Anxiety afflicts millions of people throughout the world, and is the most prevalent form of mental dis-ease in the U.S., affecting 40 million people, or 18% of the population. Feeling some anxiety surrounding certain events in your life, such as a move to a new city, is totally normal and shouldn’t be a cause for concern. However, when your anxiety starts to disrupt your everyday life, you need to acknowledge it and try to figure out where the feelings are coming from, and what they’re trying to tell you.
Many people live with debilitating anxiety, and don’t speak up out of embarrassment or fear or being judged. However, your mental health is vitally important, and should be taken seriously. If you start noticing these signs, it’s time to take action so you can start enjoying life again.
Here are 6 signs anxiety is controlling your life:
1. You have developed insomnia.
Researchers continue to speculate on whether anxiety causes insomnia, or vice versa; however, scientists have found a clear association between the two. If you regularly find yourself tossing and turning in bed, have trouble quieting your mind, and just can’t seem to relax, you might have an anxiety disorder. Most people have difficulty falling asleep at one point or another, but if this occurs regularly, you need to examine your life closely and try to pinpoint why you feel so anxious that it keeps you awake at night.
2. You feel anxious about seemingly simple things.
People with anxiety disorders tend to overthink and worry about minor issues, as well as larger ones. Having some fears about traveling overseas or giving a speech or starting a new job is perfectly normal, but when the worry spills over into your every day life and disrupts your routine, the alarm bells should start to go off in your head.
As we grow up, we tend to have more responsibilities and life just gets more hectic. However, worrying about life so much that it becomes unenjoyable and stressful can really do damage to your physical and mental health. When you notice your mind starting that predictable cycle of overthinking, worrying, and stressing, bring your attention back to the present moment. Focus on your breath, your body, and your current surroundings. Surrender to the now, and you will notice the anxiety begin to fade, and your thoughts will start to release their grip on you.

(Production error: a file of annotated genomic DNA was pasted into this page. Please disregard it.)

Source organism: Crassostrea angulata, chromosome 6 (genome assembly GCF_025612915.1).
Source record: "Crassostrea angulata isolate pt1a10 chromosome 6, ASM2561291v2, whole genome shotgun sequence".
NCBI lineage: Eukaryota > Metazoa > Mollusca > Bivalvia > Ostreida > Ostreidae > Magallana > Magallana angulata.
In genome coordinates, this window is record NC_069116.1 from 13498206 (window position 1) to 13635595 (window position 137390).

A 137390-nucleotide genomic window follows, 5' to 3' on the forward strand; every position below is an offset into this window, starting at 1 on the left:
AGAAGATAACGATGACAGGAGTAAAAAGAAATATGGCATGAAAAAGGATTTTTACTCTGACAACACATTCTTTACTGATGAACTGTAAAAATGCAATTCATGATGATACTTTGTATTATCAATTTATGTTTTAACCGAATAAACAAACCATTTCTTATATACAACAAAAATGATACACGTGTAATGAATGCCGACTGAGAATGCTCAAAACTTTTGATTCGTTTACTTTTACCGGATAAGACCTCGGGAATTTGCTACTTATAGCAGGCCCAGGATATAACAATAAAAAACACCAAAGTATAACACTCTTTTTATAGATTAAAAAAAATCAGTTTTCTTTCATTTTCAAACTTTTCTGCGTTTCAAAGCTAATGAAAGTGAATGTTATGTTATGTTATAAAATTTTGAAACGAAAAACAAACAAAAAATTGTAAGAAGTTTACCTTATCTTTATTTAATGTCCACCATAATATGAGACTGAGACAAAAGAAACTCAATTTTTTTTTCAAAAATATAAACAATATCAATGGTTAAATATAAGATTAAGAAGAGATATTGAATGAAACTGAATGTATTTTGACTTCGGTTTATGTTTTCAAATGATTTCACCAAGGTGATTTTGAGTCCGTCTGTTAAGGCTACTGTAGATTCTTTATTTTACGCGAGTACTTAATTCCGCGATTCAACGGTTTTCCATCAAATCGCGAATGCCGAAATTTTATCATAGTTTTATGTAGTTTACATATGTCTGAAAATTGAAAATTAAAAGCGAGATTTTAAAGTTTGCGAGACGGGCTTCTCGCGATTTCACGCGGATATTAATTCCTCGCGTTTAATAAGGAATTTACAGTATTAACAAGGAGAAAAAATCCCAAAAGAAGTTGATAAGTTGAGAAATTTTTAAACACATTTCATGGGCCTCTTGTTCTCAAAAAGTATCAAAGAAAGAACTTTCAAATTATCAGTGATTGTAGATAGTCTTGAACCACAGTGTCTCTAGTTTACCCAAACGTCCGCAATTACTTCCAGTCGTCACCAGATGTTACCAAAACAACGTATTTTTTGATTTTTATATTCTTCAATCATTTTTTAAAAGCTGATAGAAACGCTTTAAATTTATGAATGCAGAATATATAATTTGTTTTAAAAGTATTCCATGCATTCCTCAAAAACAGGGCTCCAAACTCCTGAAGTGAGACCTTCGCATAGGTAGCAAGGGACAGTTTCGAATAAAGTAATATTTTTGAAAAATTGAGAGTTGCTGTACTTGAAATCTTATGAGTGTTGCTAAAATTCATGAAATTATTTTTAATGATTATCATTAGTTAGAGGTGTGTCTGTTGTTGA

3. You have frequent headaches.
Regular headaches can also point to an anxiety disorder. According to the Anxiety and Depression Association of America, migraines and headaches occur frequently in those who have anxiety disorders. This can indicate that you have an unhealthy amount of stress stored within your body, and overthinking and worrying can cause an overproduction of the stress hormone cortisol. In our hectic world, it might seem very difficult to control your thoughts and clear your mind, but start challenging the thoughts that enter your head. Do they help you, or hurt you? Only pay attention to the ones that encourage you, and counter the negative thoughts with positive ones.
A lot of our stress in life is self-imposed, so changing out outlook can do wonders for our mental health.
4. You regularly cancel plans with people.
This commonly occurs with people who have social anxiety disorder. About 15 million Americans suffer from this disorder, and unfortunately, 36% of sufferers wait 10 years or more before getting help. Of course, people who have other types of anxiety disorders may cancel plans as well, but it occurs most often in those with social anxiety. Cancelling plans once in a blue moon doesn’t indicate a problem, but when you find yourself doing it frequently, you need to ask yourself why you don’t want to socialize with others.
Socializing and building relationships are an important part of life, so depriving yourself of these experiences can really put a damper on your mental state. If your anxiety controls your life so much that you start drifting away from others and distancing yourself from close friends and family, you need to check in with your emotions and try to figure out why you suddenly don’t enjoy social events with others.
5. You have digestive problems.
Anxiety begins in the mind, but you can actually have physical symptoms as well. According to the Anxiety and Depression Association of America, 50-90% of people with Irritable Bowel Syndrome also have a psychiatric disorder such as anxiety or depression. The colon is partially controlled by the nervous system, which explains why those with severe anxiety and stress tend to have digestive problems. If you have regular stomach and intestinal problems, you might consider incorporating relaxation techniques into your day to help you calm your thoughts and bring peace into the body.